The pair headed down the stairs. Magical lighting lit the way. One floor down (at least that was what it felt like) the stairway opened into a chamber.

    As they stepped into the chamber magical lighting illuminated the contents: a set of shelves full of old books. Ikradion studied the titles.

    “Magica and Arcana by Kastion, Ancient Arts by Palirina, On the Theory of Magery by Ithikion…” Ikradion tailed off in wonder.

    “Are these rare?” asked Sonjarina.

    “Yes. The only known copy of some of these works was in the library of the Cantris School before the incident.”

    “How important is this collection?”

    “From a historical perspective, priceless. Some of these books contain the first recorded examples of certain spells and theories. From a practical perspective, very little. Virtually all of the magic ideas first expressed in these tomes have been replicated elsewhere, in widely available works.”

    “What do you think we should do?”

    “We can’t carry even a fraction of this hoard back with us. I suggest we take a tome each as demonstration of what we’ve discovered. Then we shut this library back up and head back to the Pegasus Order.”

    The pair did as Ikradion suggested. Ancient Arts went in Sonjarina’s pack. On the Theory of Magery was carried up the stairs and put in Ikradion’s pack, still wedging the front door open. Everything was shut up, their packs went back on their backs, and the pair headed back.

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  2. [eek, running late, so, a quick glimpse…]

    AC Young dealt the cards…

    Should she play the Ace of Rockets, or would that be trumped? (Oh, why did they have to change the suits of the cards – she didn’t think she’d ever get used to the new ones!)

    [rockets beat sprockets, and solar flares glare at stars, but nuclear blasts beat them all, bursting in the air!]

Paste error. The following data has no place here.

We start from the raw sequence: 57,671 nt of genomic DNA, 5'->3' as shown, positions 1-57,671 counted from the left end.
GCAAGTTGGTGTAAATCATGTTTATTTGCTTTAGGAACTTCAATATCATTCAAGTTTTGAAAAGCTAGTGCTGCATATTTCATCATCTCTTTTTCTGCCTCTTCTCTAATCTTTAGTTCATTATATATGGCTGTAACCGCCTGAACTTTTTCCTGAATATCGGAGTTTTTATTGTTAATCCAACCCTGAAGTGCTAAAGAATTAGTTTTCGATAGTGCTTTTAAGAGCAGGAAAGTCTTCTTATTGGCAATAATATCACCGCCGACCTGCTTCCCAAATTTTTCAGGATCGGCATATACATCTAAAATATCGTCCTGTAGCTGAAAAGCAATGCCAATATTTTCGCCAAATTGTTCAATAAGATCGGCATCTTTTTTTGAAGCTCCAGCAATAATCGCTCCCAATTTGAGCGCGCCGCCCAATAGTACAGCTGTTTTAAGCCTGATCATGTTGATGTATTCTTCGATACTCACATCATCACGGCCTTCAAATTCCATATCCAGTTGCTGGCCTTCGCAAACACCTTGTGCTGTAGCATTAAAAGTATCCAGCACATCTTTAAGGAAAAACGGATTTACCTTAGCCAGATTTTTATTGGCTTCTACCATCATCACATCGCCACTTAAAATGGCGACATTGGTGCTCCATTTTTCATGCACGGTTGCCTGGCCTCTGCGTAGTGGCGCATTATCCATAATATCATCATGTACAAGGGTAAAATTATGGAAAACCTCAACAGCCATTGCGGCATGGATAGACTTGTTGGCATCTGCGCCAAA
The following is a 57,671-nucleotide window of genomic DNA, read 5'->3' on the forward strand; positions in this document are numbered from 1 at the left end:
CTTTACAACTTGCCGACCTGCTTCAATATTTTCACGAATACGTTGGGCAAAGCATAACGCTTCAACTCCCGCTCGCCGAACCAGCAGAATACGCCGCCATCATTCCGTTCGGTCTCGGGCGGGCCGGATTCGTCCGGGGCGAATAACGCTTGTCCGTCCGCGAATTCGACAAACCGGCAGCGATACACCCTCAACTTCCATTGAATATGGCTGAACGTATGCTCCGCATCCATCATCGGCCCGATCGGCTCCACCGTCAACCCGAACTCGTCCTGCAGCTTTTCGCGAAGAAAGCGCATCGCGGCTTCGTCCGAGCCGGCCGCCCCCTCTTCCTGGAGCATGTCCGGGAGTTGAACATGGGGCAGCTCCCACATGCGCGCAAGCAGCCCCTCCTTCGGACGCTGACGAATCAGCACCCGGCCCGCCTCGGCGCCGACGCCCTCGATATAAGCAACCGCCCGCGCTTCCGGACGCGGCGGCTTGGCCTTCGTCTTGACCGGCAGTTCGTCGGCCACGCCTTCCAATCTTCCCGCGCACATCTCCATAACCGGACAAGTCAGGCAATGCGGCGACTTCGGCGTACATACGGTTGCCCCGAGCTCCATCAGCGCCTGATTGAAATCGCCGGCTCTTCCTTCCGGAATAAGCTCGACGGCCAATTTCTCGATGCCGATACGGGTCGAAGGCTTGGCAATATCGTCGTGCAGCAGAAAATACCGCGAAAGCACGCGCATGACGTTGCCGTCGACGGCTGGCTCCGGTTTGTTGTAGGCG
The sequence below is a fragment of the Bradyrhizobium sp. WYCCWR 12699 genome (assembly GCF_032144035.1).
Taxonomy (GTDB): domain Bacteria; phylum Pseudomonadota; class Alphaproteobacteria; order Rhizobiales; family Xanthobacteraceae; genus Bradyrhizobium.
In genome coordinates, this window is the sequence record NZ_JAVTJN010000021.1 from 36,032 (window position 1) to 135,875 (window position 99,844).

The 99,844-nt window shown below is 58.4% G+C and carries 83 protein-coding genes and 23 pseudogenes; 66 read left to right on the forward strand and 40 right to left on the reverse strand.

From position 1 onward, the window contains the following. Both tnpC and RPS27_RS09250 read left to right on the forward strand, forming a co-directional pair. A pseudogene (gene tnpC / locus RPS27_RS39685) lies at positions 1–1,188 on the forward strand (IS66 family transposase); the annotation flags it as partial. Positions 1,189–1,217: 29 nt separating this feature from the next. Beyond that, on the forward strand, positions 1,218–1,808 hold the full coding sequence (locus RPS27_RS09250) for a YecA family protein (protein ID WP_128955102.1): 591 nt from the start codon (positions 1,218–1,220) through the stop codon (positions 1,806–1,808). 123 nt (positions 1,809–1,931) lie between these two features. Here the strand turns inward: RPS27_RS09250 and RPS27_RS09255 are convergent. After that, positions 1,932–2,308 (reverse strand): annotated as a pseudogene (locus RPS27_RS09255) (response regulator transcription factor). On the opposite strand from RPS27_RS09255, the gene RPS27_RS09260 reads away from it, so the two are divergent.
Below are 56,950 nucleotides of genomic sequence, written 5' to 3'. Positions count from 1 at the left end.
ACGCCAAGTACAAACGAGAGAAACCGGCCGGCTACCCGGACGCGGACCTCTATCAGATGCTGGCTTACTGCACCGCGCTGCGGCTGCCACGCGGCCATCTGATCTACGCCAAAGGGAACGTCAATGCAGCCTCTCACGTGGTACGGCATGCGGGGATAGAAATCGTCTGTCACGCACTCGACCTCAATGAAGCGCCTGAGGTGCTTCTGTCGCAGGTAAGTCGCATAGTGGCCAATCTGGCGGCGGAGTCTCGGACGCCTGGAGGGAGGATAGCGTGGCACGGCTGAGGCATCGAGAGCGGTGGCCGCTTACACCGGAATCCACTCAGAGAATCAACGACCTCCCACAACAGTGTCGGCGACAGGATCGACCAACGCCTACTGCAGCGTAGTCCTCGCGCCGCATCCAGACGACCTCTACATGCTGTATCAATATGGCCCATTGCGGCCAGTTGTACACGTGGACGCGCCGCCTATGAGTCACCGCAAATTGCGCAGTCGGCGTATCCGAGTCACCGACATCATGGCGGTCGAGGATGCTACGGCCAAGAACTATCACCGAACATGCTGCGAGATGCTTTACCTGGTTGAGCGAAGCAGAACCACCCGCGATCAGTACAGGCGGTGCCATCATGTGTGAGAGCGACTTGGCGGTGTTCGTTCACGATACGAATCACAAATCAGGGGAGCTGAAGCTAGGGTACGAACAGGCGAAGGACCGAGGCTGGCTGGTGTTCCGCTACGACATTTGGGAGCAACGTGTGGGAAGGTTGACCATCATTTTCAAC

She looked across the little kitchen table, and her grandpa winked at her. He always expected his partner to play the right cards, and she just wasn’t sure. She looked at the cards in her hands and shook her head. Should she play the Ace of Rockets, or would that be trumped? (Oh, why did they have to change the suits of the cards – she didn’t think she’d ever get used to the new ones!)

    Her little brother bounced in his chair to her right.

    “Hurry up, we haven’t got all day, you know?”

    Grandma chuckled.

    “What, are you in a hurry to get to the pie?”

    Now she nodded, and pulled the Ace of Rockets out of her hand. She laid it down on the table, and her brat of a brother started laughing. She looked at him, and he grinned, pulling a card out of his hand.

    “There you go! A nuclear blast to blow your Ace of Rockets out of space! Boom!”

    He laid the card over hers, and she frowned. Rockets, sprockets, solar flares, and stars. Plus those dratted nuclear blasts! At least there were only two of those in the deck… wait a minute. She reached out and flipped the cards over.

    “What are you doing?” Her brother gasped.

    She looked at the designs. Hah! They didn’t match.

    “Just wondering how you managed to play three nuclear blasts, when there are only two in the deck. I guess somehow that one from another deck got mixed into your hand, right?”

    Now her brother stood up and glared.

    “Are you saying I’m cheating?”

    Grandpa reached out and spread the cards.

    “Now, it does appear that this nuclear blast came from another deck. I’m sure it was just a mistake, so maybe we should stop playing cards and get a slice of that pie?”

    Grandma stood up and swept the cards off the table.

    “That sounds like a good idea. So, who wants a slice?”

    [little brothers are like that… even with new suits in the cards!]

    Liked by 1 person

    • Oh, yeah! I mean, there’s the kids and their interest in fantasy, along with someone’s troubled memories, and that clone in there… Worldbuilding flashbacks galore! YAY!

      Like

      • I hope to. It’s out of three sequences of novels that are all interrelated, and which lead up to the Shepardsport stuff. Some of it has its roots in the late 1970’s and early 1980’s, when I was in junior high and high school, and I’m only now getting the necessary skills to give a proper treatment to a lot of characters and themes that are near and dear to my heart..

        My biggest problem right now is time. Between the demands of the retail business and the problem of family members dumping household stuff into my lap, it’s really hard to come by the sustained writing time I need for producing novel-length works.